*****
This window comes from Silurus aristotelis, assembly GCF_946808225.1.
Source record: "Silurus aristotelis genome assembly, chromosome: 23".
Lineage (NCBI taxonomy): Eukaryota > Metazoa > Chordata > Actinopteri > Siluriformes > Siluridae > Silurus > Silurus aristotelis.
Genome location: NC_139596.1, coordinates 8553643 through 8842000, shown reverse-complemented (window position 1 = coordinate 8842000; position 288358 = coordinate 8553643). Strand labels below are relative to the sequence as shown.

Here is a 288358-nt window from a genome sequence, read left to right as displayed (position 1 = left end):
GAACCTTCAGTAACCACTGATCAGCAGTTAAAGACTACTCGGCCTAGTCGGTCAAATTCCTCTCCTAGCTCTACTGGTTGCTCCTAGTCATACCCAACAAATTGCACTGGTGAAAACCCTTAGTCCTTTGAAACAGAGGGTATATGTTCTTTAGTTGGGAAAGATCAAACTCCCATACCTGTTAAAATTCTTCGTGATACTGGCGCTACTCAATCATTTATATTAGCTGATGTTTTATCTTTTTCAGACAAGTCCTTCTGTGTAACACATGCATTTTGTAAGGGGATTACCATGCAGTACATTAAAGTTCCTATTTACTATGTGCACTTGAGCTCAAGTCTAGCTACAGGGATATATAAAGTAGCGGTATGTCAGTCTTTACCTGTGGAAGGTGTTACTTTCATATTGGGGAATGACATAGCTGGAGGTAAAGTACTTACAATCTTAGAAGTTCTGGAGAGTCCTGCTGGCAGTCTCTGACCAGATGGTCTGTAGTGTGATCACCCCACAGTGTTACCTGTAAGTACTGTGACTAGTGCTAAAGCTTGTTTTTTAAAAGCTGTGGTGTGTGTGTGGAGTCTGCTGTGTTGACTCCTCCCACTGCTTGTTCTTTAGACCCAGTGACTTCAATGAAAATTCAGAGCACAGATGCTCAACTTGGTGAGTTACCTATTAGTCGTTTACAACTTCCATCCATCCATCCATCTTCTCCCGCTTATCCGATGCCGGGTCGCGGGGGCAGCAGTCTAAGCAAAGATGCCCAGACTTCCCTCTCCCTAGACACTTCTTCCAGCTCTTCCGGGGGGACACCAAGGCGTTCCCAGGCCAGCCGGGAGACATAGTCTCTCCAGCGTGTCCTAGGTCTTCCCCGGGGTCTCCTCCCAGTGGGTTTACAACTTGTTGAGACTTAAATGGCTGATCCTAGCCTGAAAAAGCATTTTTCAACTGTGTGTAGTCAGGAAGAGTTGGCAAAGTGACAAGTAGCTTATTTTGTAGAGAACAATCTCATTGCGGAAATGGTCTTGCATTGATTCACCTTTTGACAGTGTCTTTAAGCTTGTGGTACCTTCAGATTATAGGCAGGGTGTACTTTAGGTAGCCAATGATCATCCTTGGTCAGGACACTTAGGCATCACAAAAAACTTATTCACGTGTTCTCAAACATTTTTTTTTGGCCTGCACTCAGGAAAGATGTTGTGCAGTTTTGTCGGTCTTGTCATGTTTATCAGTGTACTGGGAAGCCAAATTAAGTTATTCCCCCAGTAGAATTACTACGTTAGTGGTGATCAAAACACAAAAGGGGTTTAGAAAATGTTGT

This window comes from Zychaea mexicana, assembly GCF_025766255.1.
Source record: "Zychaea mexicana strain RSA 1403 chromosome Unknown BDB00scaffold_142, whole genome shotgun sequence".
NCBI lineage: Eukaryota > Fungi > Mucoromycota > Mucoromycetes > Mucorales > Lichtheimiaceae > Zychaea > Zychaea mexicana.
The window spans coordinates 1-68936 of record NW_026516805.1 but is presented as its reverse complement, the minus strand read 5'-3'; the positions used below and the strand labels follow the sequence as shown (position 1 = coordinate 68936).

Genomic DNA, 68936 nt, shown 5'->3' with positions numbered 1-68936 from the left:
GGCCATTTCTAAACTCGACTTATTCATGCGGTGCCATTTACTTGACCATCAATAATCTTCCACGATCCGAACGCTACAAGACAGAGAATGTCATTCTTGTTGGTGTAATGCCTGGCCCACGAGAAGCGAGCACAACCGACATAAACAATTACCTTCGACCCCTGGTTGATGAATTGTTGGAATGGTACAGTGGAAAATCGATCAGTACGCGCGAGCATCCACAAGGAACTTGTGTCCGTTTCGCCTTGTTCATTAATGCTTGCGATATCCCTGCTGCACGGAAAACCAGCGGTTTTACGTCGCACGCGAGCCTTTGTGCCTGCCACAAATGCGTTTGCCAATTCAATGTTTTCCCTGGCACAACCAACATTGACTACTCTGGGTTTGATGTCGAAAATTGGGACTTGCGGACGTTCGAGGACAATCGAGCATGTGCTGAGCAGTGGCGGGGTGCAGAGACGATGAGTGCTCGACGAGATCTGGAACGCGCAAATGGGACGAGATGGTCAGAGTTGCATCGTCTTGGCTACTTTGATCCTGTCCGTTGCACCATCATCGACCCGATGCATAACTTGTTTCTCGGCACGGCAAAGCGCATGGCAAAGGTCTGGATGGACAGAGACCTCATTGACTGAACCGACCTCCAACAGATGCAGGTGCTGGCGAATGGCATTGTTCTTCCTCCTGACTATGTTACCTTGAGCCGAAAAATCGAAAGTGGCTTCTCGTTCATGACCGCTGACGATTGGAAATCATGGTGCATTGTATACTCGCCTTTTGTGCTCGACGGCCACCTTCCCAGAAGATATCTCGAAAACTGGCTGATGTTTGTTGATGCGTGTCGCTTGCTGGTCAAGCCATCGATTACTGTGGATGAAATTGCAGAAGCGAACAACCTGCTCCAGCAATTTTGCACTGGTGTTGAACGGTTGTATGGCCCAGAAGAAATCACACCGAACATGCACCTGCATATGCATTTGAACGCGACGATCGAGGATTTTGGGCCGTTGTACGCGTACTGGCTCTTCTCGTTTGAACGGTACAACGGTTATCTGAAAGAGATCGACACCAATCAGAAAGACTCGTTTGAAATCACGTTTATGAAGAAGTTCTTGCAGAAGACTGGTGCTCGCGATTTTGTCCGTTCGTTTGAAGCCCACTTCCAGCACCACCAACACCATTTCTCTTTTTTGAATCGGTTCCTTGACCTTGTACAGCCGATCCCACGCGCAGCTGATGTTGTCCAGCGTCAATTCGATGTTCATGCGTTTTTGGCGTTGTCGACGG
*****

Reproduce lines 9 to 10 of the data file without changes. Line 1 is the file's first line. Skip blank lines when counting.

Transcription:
NCBI lineage: Eukaryota > Fungi > Mucoromycota > Mucoromycetes > Mucorales > Lichtheimiaceae > Zychaea > Zychaea mexicana.
The window spans coordinates 1-68936 of record NW_026516805.1 but is presented as its reverse complement, the minus strand read 5'-3'; the positions used below and the strand labels follow the sequence as shown (position 1 = coordinate 68936).